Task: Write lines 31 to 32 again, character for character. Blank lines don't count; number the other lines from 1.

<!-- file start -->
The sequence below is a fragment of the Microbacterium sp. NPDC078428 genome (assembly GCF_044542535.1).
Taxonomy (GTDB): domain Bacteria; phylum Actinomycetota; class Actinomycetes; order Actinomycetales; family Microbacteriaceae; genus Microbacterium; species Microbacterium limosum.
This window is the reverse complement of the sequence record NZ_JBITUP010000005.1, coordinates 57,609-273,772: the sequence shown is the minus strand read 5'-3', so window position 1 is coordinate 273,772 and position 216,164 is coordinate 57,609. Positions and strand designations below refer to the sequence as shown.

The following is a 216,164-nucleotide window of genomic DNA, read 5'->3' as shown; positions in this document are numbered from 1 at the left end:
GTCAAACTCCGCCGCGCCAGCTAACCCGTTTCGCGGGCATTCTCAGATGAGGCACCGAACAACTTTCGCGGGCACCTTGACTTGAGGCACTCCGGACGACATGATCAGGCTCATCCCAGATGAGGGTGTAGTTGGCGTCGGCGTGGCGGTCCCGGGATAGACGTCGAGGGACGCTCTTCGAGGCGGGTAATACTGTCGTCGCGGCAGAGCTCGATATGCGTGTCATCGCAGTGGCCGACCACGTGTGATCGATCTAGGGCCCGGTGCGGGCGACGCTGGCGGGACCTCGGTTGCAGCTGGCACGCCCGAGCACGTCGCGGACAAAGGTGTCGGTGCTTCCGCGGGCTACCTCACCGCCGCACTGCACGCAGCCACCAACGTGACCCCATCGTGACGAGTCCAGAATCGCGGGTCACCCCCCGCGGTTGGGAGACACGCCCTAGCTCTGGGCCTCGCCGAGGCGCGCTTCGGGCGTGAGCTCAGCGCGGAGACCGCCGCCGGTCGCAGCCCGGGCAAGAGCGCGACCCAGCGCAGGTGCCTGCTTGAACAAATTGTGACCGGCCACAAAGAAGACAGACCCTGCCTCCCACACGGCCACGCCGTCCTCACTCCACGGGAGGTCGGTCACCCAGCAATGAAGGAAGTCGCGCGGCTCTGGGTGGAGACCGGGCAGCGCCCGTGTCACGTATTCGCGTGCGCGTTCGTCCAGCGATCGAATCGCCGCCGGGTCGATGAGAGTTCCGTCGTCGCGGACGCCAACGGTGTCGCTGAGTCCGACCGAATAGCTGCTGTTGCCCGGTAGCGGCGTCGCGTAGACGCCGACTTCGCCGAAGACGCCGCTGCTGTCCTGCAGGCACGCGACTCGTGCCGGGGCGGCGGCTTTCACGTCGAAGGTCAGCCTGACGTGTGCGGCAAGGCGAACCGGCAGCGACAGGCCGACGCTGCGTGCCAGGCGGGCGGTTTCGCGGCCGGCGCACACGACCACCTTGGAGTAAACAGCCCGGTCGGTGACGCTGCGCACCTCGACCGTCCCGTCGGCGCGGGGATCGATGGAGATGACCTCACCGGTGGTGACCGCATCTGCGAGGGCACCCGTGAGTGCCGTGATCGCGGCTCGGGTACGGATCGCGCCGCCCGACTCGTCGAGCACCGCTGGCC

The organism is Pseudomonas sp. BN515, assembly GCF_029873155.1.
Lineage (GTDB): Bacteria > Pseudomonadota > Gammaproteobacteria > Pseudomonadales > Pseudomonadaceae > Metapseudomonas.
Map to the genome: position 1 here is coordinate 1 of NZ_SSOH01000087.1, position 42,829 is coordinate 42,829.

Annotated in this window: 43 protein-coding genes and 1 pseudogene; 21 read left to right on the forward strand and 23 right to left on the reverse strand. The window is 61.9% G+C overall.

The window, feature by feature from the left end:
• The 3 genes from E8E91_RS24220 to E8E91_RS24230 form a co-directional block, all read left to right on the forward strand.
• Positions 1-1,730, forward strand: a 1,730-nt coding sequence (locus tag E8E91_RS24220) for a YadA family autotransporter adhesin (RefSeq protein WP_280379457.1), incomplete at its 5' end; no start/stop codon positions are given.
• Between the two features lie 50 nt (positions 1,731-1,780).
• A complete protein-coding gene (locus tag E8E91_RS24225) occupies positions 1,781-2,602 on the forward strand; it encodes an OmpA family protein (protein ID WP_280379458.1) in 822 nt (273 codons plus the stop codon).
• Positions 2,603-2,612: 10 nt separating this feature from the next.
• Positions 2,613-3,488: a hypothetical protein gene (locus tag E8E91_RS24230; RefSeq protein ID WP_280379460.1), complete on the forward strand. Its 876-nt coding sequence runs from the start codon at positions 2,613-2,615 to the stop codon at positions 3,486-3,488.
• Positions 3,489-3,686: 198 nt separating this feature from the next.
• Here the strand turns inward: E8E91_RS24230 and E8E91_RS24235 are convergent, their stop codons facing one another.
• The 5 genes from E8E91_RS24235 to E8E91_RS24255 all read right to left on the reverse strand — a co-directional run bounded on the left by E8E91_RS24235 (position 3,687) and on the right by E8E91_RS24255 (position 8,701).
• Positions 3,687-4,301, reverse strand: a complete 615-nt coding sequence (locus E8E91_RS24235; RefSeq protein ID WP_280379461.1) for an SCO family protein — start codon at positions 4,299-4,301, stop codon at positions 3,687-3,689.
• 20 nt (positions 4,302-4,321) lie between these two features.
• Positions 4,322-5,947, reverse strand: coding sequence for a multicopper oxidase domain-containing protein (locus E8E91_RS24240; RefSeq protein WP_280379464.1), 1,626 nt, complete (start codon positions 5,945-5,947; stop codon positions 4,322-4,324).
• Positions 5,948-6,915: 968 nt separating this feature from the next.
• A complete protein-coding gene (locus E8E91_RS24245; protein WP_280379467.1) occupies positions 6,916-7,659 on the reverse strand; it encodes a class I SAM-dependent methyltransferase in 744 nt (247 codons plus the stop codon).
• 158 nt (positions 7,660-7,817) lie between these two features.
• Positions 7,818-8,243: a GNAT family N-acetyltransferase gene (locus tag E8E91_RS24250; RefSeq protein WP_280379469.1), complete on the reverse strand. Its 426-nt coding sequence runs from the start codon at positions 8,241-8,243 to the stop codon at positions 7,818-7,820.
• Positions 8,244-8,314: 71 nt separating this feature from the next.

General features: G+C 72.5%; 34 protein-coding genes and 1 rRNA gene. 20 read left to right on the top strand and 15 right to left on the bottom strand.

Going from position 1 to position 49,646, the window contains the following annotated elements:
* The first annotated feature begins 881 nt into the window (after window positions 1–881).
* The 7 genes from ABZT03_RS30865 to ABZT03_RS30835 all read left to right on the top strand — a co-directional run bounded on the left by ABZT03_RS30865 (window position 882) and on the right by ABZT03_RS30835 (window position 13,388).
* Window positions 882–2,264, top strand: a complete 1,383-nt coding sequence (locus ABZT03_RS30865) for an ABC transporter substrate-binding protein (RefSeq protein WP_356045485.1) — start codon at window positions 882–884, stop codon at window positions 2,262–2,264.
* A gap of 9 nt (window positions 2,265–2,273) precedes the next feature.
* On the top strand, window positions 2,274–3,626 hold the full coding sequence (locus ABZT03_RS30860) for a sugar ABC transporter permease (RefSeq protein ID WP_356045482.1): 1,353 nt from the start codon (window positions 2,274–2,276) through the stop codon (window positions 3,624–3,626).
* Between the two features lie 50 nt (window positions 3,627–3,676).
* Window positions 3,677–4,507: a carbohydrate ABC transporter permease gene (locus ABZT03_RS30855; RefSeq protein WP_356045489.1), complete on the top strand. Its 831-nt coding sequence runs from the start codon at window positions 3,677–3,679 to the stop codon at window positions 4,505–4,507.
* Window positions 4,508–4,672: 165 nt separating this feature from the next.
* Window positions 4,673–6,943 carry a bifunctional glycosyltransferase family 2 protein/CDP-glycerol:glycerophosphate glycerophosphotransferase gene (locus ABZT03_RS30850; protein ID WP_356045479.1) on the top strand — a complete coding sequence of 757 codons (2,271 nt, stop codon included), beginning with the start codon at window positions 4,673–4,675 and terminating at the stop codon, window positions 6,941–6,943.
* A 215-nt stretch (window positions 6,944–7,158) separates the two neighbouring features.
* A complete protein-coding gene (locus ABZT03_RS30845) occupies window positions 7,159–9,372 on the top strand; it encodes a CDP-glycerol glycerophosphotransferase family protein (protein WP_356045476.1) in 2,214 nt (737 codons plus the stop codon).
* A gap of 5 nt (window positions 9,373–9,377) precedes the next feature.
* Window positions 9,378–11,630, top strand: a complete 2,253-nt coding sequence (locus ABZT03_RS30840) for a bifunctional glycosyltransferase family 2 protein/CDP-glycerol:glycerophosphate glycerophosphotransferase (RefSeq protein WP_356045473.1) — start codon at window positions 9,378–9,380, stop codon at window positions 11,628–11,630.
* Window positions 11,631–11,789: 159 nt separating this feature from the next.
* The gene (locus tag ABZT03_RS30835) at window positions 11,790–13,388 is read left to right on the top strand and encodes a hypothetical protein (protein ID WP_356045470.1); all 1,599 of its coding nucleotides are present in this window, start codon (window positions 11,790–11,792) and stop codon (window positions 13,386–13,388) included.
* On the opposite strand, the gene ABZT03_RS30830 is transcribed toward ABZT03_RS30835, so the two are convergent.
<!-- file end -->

* The 7 genes from ABZT03_RS30865 to ABZT03_RS30835 all read left to right on the top strand — a co-directional run bounded on the left by ABZT03_RS30865 (window position 882) and on the right by ABZT03_RS30835 (window position 13,388).
* Window positions 882–2,264, top strand: a complete 1,383-nt coding sequence (locus ABZT03_RS30865) for an ABC transporter substrate-binding protein (RefSeq protein WP_356045485.1) — start codon at window positions 882–884, stop codon at window positions 2,262–2,264.